As noon approached we started to move towards the far side of the park, towards the exit, and Sisti announced that we would have lunch at one of the picnic sights and then head to camp.  Feeling like we were getting short changed a bit we asked to postpone lunch so we could do some more animal viewing.  Our itinerary had a "full-day" scheduled for the crater but we learned that was not really the case.  Again we were on the clock and had to be out of the CWater Buffalo, Ngorongoro Craterrater by 2:00.  The park authorities made it impossible to stagger your visits to the Serengeti and the Ngorongoro Crater without paying for an extra day of park fees.  The park actually closed at sunset so we weren't going to get a "full-day" unless our guide coughed up another day's fee.  The safari outfits tended to stretch the truth in their advertising.  But, none of us really wanted to pursue that battle, since it wasn't an outstanding day for viewing, but we weren't going to let it get cut any shorter.  So Bernard hanFlamingos, Ngorongoro Craterded us our lunches and we ate while we drove.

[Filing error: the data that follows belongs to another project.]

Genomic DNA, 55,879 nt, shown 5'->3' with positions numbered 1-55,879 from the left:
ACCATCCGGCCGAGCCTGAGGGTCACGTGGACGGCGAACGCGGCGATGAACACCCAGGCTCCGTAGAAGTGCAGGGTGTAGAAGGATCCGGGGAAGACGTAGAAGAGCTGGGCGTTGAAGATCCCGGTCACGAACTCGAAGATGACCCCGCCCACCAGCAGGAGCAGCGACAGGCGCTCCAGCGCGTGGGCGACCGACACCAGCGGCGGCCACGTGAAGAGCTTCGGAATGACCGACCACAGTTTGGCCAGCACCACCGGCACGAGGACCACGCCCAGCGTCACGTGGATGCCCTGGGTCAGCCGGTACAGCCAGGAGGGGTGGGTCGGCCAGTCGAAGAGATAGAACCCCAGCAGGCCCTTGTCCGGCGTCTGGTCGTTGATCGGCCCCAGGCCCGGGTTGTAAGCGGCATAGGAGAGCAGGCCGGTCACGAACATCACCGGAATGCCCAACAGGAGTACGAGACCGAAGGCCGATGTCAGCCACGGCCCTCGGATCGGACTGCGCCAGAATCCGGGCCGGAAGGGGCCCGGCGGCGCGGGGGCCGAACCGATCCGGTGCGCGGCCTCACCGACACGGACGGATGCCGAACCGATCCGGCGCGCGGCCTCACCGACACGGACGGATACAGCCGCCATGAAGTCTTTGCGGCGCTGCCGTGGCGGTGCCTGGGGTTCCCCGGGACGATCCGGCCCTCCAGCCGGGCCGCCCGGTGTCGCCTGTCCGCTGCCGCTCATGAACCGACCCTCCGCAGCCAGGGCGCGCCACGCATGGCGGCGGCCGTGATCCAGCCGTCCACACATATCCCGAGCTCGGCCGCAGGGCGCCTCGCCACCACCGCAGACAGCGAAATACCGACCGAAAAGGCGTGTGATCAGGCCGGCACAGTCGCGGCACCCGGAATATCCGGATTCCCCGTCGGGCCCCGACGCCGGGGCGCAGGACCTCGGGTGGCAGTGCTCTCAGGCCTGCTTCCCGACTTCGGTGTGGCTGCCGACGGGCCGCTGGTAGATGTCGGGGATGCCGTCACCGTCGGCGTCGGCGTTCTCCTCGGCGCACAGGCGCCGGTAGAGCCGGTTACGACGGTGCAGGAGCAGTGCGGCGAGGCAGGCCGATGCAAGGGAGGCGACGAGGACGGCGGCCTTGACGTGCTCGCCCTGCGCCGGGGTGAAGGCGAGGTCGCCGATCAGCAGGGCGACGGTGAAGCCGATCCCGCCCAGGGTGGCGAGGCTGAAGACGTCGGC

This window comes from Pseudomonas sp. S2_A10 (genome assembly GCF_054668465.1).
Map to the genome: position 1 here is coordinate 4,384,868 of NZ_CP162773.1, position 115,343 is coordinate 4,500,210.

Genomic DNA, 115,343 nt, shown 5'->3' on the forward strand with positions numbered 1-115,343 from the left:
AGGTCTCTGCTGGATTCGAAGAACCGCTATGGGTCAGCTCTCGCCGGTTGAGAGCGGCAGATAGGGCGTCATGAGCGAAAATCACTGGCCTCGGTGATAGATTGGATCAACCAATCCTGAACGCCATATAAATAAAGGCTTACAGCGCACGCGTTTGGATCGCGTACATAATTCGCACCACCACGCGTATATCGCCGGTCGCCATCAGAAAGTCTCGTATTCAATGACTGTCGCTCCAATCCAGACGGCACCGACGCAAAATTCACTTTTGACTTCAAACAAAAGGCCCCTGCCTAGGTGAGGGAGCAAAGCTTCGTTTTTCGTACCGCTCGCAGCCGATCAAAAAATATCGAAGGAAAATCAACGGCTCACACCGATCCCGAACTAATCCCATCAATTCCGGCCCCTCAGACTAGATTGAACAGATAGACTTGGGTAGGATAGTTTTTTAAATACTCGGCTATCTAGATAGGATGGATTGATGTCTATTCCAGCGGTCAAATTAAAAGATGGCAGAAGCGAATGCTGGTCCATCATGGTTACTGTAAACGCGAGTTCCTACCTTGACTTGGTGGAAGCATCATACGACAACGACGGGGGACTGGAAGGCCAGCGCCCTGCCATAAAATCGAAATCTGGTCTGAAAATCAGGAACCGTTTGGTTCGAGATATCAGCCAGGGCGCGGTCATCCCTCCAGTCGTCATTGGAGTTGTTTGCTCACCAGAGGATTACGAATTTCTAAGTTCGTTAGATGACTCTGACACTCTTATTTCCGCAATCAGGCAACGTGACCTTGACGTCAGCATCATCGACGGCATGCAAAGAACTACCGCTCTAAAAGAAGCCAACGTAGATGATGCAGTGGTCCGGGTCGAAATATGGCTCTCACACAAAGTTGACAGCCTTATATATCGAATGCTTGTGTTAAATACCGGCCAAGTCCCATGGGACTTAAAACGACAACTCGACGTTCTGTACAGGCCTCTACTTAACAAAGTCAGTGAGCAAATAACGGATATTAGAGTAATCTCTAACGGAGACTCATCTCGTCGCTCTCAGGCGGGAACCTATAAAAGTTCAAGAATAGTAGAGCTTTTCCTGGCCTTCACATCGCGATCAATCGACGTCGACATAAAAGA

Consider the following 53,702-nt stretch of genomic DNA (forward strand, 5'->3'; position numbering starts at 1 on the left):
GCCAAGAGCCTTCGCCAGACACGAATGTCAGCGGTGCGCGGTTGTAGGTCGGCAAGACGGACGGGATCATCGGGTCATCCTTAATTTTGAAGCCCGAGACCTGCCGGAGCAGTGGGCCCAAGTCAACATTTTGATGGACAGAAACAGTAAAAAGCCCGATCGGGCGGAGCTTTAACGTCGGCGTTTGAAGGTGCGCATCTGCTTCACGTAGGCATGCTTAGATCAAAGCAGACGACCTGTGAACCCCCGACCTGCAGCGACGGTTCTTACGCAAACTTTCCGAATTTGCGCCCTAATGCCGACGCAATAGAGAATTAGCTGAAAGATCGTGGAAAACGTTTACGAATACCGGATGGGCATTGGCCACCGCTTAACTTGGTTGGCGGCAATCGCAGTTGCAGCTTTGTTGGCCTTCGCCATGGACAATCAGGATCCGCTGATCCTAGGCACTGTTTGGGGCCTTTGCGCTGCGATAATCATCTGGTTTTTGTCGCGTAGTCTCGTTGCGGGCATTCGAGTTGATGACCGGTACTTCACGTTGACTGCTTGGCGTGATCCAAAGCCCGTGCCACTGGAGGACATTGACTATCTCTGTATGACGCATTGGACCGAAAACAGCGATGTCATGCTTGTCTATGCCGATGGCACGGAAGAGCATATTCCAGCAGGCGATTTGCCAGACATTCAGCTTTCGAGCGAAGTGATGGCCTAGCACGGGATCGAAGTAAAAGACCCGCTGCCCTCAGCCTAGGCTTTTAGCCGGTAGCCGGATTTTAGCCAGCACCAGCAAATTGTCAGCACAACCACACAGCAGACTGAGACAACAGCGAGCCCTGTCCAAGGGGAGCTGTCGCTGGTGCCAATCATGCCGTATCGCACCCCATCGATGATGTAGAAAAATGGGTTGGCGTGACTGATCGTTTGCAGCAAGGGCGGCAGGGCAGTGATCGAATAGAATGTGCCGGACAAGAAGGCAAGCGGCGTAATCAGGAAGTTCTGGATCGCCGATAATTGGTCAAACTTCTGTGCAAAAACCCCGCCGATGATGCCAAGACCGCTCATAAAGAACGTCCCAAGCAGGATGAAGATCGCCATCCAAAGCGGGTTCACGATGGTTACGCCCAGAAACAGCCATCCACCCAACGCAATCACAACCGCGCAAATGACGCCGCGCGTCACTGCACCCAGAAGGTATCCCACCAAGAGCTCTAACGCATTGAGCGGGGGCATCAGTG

We only had another hour and half to kill but we did get to see some new things.  As we were turning around we spotted another hyena, rolling around on its back like a frisky dog.  He periodically looked up to survey his surroundings and then laid back down to rest on his back. We drove to a new area in the park where the hyena dens were clustered together, each dug into a dirt mound and just big enough for a hyena or two. Most were empty but we could see the spotted coat of one napping away his afternoon.  Farther into the same area we came upon a well populated pond full of hippos.  They were divided into two pods, one larger than the other, and seemed oblivious to one another. The massive animals just basked quietly in the sun, occasionally flipping around to expose their pink bellies as they Zebra, Ngorongoro Cratercooled their backs or Ostrich, Ngorongoro Crateryawning to expose their large flat teeth.  However one mother took exception when her baby started swimming towards the smaller pod.  It got a few yards away when the mother started "yelling" at it.  On queue the little hippo did an about face and returned to its mother's side.